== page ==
My cover designer, Farah Evers, updated my covers to make them more legible at a smaller size. I replaced the covers on Amazon, iTunes, Kobo, Barnes & Noble, Nook, Scribd, and all other retailers.
Here are the old covers (left) and the new covers (right).
The differences are subtle and perhaps only noticeable if you have the covers side-by-side, but I’m nevertheless very pleased with the upgrade! What do you think? Improvement or not?
Despite battling my kidney stones, I’ve been working on a new Katla KillFile called Aconite Attack:
Assassin Katla finds a devious way to get a target to poison himself…
The Aconite Attack KillFile follows Katla Sieltjes, freelance assassin and corporate troubleshooter, as she gets herself hired by the CEO of a modelling agency to permanently remove his playboy partner, who is quickly draining the firm’s resources on his downward spiral into self-destruction. Katla finds a way to administer a poison to the target, but he has to be isolated for her plan to succeed. But every plan has a fluke factor, and Katla soon finds herself in a struggle for life and death when the target reveals his darker side…
The Katla KillFile short stories chronologically precede the novels in the Amsterdam Assassin Series.
Each KillFile features Katla Sieltjes, expert in disguising homicide, executing one of her contracts. While not mandatory reading, each KillFile provides insight both in Katla’s work methods and skill, and additional background information in her character and personal history. The KillFiles can be read out of order, as the contracts are random samples from Katla’s past.
This e-book features a glossary.
First peek at the cover:
Katla put away her lock picks and took the oxygen tank from her bag. She covered her face with the biohazard mask before she entered the target’s apartment and closed the door behind her.
Although she had waited a good half hour after Gerard Snuif left, she took no chances and made a slow circuit through the target’s opulent bachelor pad to make sure she was alone before she went into the kitchen and took down the cereal box from the cabinet.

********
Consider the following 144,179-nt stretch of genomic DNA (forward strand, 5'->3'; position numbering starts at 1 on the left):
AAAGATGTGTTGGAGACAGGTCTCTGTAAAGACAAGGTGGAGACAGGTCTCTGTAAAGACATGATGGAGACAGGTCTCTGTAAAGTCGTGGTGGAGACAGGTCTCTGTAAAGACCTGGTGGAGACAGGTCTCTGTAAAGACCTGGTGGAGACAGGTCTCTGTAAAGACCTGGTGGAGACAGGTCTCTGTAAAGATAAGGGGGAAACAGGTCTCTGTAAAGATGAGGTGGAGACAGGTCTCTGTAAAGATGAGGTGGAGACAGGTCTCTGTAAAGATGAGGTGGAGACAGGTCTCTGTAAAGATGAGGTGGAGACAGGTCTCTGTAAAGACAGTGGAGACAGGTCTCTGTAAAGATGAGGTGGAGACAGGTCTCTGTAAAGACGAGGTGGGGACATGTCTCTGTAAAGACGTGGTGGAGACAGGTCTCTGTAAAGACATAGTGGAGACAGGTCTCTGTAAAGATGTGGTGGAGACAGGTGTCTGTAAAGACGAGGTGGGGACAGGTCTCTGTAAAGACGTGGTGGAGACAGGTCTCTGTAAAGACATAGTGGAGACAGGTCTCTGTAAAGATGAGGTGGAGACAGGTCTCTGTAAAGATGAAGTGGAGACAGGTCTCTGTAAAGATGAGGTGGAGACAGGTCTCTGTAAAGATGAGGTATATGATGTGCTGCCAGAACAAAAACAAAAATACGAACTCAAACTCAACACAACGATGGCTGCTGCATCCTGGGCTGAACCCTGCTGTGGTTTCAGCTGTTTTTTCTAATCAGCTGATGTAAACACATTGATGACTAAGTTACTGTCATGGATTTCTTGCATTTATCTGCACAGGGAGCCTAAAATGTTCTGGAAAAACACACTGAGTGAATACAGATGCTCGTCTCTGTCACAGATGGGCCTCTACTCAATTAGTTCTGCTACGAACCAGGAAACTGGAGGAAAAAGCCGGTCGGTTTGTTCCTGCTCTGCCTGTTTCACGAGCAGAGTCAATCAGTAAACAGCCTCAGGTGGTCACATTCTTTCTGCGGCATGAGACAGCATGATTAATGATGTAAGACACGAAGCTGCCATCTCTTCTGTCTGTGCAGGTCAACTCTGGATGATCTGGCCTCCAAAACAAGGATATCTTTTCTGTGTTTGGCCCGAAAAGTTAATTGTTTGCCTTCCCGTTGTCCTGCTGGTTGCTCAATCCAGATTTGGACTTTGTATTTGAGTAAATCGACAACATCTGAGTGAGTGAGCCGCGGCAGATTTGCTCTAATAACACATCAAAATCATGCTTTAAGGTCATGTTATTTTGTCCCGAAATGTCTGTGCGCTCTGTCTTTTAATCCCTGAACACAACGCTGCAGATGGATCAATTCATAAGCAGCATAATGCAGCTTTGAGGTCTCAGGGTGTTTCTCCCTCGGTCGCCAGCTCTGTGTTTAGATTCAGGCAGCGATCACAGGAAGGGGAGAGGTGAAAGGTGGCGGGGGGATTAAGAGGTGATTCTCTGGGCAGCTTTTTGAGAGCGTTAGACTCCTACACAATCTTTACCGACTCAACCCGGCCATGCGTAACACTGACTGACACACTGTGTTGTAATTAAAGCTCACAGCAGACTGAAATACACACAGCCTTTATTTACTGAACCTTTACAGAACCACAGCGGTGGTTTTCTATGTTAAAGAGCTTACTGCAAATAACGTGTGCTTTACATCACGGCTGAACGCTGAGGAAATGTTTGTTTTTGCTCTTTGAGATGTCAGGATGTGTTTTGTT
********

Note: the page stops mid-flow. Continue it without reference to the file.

She lifted the plastic bag with cereal from the box and placed the bag on a scale. 114 grammes. So Snuif had eaten more than half the bag, unaware of the source of his complaints.
Probably figured nobody would mess with his cereal.
Katla smiled behind the biohazard mask and took a fresh carton of cereal from her bag. She removed the sealed bag with untainted cereal, measured against the used bag and tore off a corner. She poured 136 grammes of cereal into a bowl and weighed the bag to make sure it contained the exact same amount as the used bag.
Although it was unlikely that Snuif would know exactly how much cereal he had left, she preferred to be meticulous when dealing with poison.
She placed the fresh bag in the used carton and placed the cereal back in the kitchen cabinet. The used bag with the poisoned cereal went into a ziplock bag. She added the 136 grams of untainted cereal and put the bag in the carton in her bag.
Leaving the oxygen mask on until she was near the door, Katla went out the same way she came in and used her picks to lock the door behind her.
Now, all she had to hope for was for his partner to be susceptible to her offer. If he didn’t take the bait, all her work had been for nothing.
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I read somewhere that writers were having bookmarks printed with their covers and description. Another writer had business cards with his name and ‘author’ on it. Since I often use business cards as bookmarks, I decided to mix those two ideas and create a business card for my protagonist, freelance assassin Katla Sieltjes.